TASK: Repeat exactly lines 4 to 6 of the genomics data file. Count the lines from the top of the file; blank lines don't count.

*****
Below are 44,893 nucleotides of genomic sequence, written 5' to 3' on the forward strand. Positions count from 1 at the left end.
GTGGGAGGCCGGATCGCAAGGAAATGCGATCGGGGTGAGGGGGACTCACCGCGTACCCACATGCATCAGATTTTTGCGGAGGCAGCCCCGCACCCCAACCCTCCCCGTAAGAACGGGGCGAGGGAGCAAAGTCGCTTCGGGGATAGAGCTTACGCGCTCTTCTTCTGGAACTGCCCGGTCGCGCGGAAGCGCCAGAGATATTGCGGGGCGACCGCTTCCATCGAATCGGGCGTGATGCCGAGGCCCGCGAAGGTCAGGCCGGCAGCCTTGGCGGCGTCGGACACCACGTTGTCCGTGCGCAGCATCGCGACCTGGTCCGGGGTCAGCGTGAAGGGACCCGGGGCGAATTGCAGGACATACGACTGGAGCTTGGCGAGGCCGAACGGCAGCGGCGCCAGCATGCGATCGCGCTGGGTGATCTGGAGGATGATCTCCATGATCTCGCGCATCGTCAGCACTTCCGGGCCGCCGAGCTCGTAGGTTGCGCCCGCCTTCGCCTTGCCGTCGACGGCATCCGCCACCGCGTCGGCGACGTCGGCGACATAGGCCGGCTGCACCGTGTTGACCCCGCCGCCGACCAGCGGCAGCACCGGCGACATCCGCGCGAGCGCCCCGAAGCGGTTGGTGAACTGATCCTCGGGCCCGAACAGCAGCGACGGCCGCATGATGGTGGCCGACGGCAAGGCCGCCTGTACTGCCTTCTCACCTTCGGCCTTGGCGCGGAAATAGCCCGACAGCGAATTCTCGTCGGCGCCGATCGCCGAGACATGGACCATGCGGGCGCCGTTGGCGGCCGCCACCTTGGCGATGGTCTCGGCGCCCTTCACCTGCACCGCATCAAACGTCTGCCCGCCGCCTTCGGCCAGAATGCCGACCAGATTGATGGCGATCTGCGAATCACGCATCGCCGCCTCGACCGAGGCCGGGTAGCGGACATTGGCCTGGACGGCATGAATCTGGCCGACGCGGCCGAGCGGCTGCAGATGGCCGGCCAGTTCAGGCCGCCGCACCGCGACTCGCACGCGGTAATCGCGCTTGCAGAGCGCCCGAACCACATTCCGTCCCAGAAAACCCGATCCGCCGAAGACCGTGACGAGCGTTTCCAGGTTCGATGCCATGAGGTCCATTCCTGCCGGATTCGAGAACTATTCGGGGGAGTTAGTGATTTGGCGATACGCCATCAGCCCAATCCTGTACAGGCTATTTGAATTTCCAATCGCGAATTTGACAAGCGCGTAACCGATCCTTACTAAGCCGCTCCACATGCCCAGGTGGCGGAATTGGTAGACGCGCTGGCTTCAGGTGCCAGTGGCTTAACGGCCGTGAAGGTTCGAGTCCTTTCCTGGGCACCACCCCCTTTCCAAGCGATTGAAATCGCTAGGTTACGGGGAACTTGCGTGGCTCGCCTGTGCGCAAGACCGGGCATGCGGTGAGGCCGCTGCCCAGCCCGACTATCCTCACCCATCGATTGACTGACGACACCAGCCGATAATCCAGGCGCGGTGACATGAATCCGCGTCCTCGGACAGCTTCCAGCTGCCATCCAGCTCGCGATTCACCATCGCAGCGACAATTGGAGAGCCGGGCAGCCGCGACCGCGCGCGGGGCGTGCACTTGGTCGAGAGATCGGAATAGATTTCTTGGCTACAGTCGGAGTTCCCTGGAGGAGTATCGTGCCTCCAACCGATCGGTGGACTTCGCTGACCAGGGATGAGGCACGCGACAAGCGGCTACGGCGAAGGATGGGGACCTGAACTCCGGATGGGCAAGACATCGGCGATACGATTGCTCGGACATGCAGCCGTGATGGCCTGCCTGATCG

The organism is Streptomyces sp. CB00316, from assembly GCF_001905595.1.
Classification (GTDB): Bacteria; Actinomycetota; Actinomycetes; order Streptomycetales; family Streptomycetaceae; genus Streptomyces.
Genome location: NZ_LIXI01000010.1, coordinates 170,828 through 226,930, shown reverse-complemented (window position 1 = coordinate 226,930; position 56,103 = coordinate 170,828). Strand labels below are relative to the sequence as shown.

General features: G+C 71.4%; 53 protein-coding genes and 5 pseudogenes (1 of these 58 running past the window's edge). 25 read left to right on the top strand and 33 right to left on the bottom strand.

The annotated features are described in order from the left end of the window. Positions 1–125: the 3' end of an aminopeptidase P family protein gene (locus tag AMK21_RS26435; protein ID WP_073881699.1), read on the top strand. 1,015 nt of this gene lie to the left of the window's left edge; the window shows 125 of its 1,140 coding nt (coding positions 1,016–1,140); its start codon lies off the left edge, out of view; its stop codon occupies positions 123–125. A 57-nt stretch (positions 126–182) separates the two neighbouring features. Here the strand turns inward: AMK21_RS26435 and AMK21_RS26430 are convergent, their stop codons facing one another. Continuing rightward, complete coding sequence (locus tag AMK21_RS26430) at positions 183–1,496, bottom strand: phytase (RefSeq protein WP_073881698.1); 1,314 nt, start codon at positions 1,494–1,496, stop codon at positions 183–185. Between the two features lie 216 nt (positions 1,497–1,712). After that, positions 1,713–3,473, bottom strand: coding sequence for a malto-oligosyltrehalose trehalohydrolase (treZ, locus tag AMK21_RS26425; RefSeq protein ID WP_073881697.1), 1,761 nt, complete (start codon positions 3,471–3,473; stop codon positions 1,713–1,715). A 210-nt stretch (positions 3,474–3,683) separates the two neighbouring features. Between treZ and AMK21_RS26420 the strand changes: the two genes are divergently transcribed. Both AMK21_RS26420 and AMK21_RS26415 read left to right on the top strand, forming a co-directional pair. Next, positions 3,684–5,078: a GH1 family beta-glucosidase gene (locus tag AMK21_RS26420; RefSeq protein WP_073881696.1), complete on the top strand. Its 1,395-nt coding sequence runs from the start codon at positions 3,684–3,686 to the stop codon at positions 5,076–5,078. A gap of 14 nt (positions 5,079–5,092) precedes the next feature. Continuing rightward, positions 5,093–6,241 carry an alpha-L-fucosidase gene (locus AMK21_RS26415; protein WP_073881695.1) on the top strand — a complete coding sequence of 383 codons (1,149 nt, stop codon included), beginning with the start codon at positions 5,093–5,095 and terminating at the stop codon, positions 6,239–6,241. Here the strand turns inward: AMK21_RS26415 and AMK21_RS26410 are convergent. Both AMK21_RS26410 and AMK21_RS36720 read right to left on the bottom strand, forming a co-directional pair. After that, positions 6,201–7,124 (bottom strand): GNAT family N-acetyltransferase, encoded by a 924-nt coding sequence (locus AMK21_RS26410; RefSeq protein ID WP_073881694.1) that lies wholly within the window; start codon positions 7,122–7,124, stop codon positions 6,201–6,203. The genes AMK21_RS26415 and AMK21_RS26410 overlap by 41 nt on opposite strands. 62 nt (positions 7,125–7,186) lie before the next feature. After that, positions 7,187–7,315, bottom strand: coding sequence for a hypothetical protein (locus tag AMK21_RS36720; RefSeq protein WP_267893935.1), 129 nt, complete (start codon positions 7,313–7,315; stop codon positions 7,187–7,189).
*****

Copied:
Classification (GTDB): Bacteria; Actinomycetota; Actinomycetes; order Streptomycetales; family Streptomycetaceae; genus Streptomyces.
Genome location: NZ_LIXI01000010.1, coordinates 170,828 through 226,930, shown reverse-complemented (window position 1 = coordinate 226,930; position 56,103 = coordinate 170,828). Strand labels below are relative to the sequence as shown.

General features: G+C 71.4%; 53 protein-coding genes and 5 pseudogenes (1 of these 58 running past the window's edge). 25 read left to right on the top strand and 33 right to left on the bottom strand.